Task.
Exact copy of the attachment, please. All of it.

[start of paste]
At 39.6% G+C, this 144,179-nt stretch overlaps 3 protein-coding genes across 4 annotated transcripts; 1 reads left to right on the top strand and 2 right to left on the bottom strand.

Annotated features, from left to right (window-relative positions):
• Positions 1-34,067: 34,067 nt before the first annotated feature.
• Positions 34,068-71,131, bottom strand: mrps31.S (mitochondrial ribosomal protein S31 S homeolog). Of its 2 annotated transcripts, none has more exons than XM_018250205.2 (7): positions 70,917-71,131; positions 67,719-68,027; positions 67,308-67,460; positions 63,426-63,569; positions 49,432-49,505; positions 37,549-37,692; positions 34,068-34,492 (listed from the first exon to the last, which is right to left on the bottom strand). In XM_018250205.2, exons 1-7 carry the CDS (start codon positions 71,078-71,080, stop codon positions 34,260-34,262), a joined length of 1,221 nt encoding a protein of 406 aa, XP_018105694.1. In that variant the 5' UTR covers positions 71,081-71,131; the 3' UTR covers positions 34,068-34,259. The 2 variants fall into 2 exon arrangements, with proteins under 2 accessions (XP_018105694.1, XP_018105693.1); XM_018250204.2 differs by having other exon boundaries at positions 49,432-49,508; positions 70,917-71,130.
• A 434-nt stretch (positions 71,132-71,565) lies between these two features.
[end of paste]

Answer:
At 39.6% G+C, this 144,179-nt stretch overlaps 3 protein-coding genes across 4 annotated transcripts; 1 reads left to right on the top strand and 2 right to left on the bottom strand.

Annotated features, from left to right (window-relative positions):
• Positions 1-34,067: 34,067 nt before the first annotated feature.
• Positions 34,068-71,131, bottom strand: mrps31.S (mitochondrial ribosomal protein S31 S homeolog). Of its 2 annotated transcripts, none has more exons than XM_018250205.2 (7): positions 70,917-71,131; positions 67,719-68,027; positions 67,308-67,460; positions 63,426-63,569; positions 49,432-49,505; positions 37,549-37,692; positions 34,068-34,492 (listed from the first exon to the last, which is right to left on the bottom strand). In XM_018250205.2, exons 1-7 carry the CDS (start codon positions 71,078-71,080, stop codon positions 34,260-34,262), a joined length of 1,221 nt encoding a protein of 406 aa, XP_018105694.1. In that variant the 5' UTR covers positions 71,081-71,131; the 3' UTR covers positions 34,068-34,259. The 2 variants fall into 2 exon arrangements, with proteins under 2 accessions (XP_018105694.1, XP_018105693.1); XM_018250204.2 differs by having other exon boundaries at positions 49,432-49,508; positions 70,917-71,130.
• A 434-nt stretch (positions 71,132-71,565) lies between these two features.